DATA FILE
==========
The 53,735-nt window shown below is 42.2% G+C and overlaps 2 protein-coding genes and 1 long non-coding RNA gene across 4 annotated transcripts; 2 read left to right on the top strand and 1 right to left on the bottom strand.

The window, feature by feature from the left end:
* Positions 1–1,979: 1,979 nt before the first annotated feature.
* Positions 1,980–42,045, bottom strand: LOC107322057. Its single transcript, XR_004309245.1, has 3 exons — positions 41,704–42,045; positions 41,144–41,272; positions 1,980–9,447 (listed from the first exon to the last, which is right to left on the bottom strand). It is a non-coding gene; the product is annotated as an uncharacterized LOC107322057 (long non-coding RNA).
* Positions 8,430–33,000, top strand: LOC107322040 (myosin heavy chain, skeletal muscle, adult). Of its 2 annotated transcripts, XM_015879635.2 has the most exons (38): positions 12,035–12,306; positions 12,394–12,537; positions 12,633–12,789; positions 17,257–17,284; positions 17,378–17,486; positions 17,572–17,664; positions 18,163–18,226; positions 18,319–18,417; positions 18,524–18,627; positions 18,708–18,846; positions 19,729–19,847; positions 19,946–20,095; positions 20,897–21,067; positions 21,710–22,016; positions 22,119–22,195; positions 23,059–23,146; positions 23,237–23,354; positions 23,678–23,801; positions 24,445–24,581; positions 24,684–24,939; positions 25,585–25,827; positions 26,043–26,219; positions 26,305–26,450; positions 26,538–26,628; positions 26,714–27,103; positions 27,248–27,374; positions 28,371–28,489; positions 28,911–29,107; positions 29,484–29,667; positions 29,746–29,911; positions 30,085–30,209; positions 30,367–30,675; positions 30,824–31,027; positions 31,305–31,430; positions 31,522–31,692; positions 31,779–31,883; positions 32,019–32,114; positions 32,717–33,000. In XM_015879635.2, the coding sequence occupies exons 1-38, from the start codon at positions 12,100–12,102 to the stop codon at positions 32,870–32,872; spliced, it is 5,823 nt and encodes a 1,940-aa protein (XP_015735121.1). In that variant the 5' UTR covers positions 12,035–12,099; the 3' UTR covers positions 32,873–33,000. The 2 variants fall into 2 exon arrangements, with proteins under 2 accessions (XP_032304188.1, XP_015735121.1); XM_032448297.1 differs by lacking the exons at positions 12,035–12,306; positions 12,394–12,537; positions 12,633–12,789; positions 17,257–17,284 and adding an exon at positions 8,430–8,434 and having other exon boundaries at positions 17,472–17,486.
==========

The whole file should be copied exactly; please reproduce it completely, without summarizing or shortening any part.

The 53,735-nt window shown below is 42.2% G+C and overlaps 2 protein-coding genes and 1 long non-coding RNA gene across 4 annotated transcripts; 2 read left to right on the top strand and 1 right to left on the bottom strand.

The window, feature by feature from the left end:
* Positions 1–1,979: 1,979 nt before the first annotated feature.
* Positions 1,980–42,045, bottom strand: LOC107322057. Its single transcript, XR_004309245.1, has 3 exons — positions 41,704–42,045; positions 41,144–41,272; positions 1,980–9,447 (listed from the first exon to the last, which is right to left on the bottom strand). It is a non-coding gene; the product is annotated as an uncharacterized LOC107322057 (long non-coding RNA).
* Positions 8,430–33,000, top strand: LOC107322040 (myosin heavy chain, skeletal muscle, adult). Of its 2 annotated transcripts, XM_015879635.2 has the most exons (38): positions 12,035–12,306; positions 12,394–12,537; positions 12,633–12,789; positions 17,257–17,284; positions 17,378–17,486; positions 17,572–17,664; positions 18,163–18,226; positions 18,319–18,417; positions 18,524–18,627; positions 18,708–18,846; positions 19,729–19,847; positions 19,946–20,095; positions 20,897–21,067; positions 21,710–22,016; positions 22,119–22,195; positions 23,059–23,146; positions 23,237–23,354; positions 23,678–23,801; positions 24,445–24,581; positions 24,684–24,939; positions 25,585–25,827; positions 26,043–26,219; positions 26,305–26,450; positions 26,538–26,628; positions 26,714–27,103; positions 27,248–27,374; positions 28,371–28,489; positions 28,911–29,107; positions 29,484–29,667; positions 29,746–29,911; positions 30,085–30,209; positions 30,367–30,675; positions 30,824–31,027; positions 31,305–31,430; positions 31,522–31,692; positions 31,779–31,883; positions 32,019–32,114; positions 32,717–33,000. In XM_015879635.2, the coding sequence occupies exons 1-38, from the start codon at positions 12,100–12,102 to the stop codon at positions 32,870–32,872; spliced, it is 5,823 nt and encodes a 1,940-aa protein (XP_015735121.1). In that variant the 5' UTR covers positions 12,035–12,099; the 3' UTR covers positions 32,873–33,000. The 2 variants fall into 2 exon arrangements, with proteins under 2 accessions (XP_032304188.1, XP_015735121.1); XM_032448297.1 differs by lacking the exons at positions 12,035–12,306; positions 12,394–12,537; positions 12,633–12,789; positions 17,257–17,284 and adding an exon at positions 8,430–8,434 and having other exon boundaries at positions 17,472–17,486.